The fifth edition wasn’t really my fault. But how could I not produce a version that captured the delightful autosomal DNA results that prove Josephine Lyon’s descendants are not related to Joseph Smith?

I was ready to push out the 5th edition as a physical book when I took a detour into an ostensibly faithful Mormon online community. But it was not the hundreds of pages of ridicule that rocked my world. The mental earthquake occurred in a hotel in Milwaukee when I pulled up the April 1842 conference summary for my husband  to prove why I was so adamantly sure I was right. And there on the page lay the key which unlocked the last secret to which the silence of the past had blinded my eyes.

Hyrum had addressed the conference to refute a scurrilous rumor, a rumor we now know to have been spread by Martha Brotherton. My old self had noticed that Brigham Young and Heber Kimball were mentioned. But I had not previously seen that Hyrum implicates himself in the rumor:

Pres’t H. Smith… then spoke in contradiction of a report in circulation about Elder Kimball, B. Young, himself, and others of the Twelve, alleging that a sister had been shut in a room for several days, and that they had endeavored to induce her to believe in having two wives. 1

The implications of Hyrum’s involvement in the interview reported by Martha Brotherton are vast. For instance, it seems the priesthood census of 1842 had not been ineffective, as I had previously supposed. Rather, it had powerfully put an end to the vast majority of heretical sexual goings-on being practiced by the innocent. This explains why there is so little detail regarding “plural marriage” during that timeframe. This was perhaps the explanation for why so many women decided to covenant with Joseph Smith for eternity, when we have always presumed their husbands were entirely faithful and worthy.

Only 46 Pages of End Notes?

I know. There will be assertions you see in the book that you will question.

  • Was “Striker” really a term that implied sexual debauchery?
  • Did Florence Nightingale really reject germ theory and the possibility that disease could be spread by physical contact (contagion)?

I’ve picked two points that are now thoroughly documented. However there may be a point or two where you think I’m making things up.

Let my introduce you as a layman to a little tool called “google.” If my information is from direct communication with an individual, I tell you so. The rest of those things which I haven’t footnoted have been left as patently obvious to anyone willing to do a bit of simple internet sleuthing. I presume scholars already know how to do research to substantiate (or refute) the assertions in the book.

However if you’d rather ask me to provide the reference for an assertion you question, you will be able to contact me via the Reluctant Polygamist website after May 1 and I will update the living copy with that reference.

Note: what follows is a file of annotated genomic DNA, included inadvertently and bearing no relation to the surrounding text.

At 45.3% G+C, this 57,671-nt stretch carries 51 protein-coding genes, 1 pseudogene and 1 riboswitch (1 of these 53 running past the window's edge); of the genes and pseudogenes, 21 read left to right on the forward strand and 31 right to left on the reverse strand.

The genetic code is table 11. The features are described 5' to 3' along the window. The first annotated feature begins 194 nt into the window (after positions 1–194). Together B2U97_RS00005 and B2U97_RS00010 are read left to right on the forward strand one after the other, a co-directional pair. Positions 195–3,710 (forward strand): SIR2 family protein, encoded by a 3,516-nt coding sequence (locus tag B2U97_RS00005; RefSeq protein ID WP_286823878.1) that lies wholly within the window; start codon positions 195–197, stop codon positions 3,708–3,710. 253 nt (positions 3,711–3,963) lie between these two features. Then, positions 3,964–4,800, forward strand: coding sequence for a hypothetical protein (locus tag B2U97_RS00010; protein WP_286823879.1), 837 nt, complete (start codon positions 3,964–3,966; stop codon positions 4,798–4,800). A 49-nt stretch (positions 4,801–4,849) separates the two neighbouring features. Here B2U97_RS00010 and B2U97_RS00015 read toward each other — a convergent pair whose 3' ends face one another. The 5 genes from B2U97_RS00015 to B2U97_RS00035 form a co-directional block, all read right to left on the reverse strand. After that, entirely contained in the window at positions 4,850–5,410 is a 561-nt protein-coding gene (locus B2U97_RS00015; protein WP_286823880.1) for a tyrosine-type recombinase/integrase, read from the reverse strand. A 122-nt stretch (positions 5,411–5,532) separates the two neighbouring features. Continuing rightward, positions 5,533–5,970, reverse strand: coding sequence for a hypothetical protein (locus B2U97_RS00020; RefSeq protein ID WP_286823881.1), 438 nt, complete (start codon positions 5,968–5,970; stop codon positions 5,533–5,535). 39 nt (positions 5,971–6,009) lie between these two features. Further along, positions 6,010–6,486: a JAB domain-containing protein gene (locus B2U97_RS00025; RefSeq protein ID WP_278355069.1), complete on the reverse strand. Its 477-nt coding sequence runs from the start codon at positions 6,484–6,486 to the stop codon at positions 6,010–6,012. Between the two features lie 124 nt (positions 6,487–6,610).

But Your Conclusions Can’t Be Correct

There are some things the internet can’t tell you. One of those things is what two people did behind the doors that a third person reported got closed several decades before, given a lack of reported offspring and no supporting DNA data.

Think of me as the defense for the accused. I am merely pointing out that the entire fabric supporting the “Joseph was a libidinous lecher” conclusion is flawed by a lack of physical evidence. In the meantime, there is substantial evidence that Joseph and the vast majority of his followers were honorable individuals, willing to sacrifice all they had to spread the restored gospel to all mankind.

When a historical figure makes an assertion, I put myself in their shoes. What could have happened to make that person assert what they recorded? Often, immersing oneself in the world of the historical character allows you to see why they acted and spoke or wrote as they did.

You’ll notice that I typically use the subjunctive. I’ll state “it is reasonable to assert.” I am not proclaiming that any individual assertion is absolutely correct. But when taken as a whole, the mass of valid alternate possibilities begins to yield a new landscape, a landscape that is entirely possible, given the documents and data we have before us.

Why’d You Write a Book? No Scholar Has Time for a Book. The Path to Acceptance is Through (Blessedly Short) Scholarly Articles

I am a scientist. I am familiar with the scientific method. And I am trained in strategic planning and transition of new technologies and ideas.

In my assessment, it was not sufficient to spend years publishing concise elements from what I’ve put in this book. The tempo of academic publication is excruciatingly slow. Meanwhile, the internet, which is proving so troublesome to those proclaiming their loss of faith, is able to serve up a complete dish of scurrilous implication in the time it takes to click and follow a link.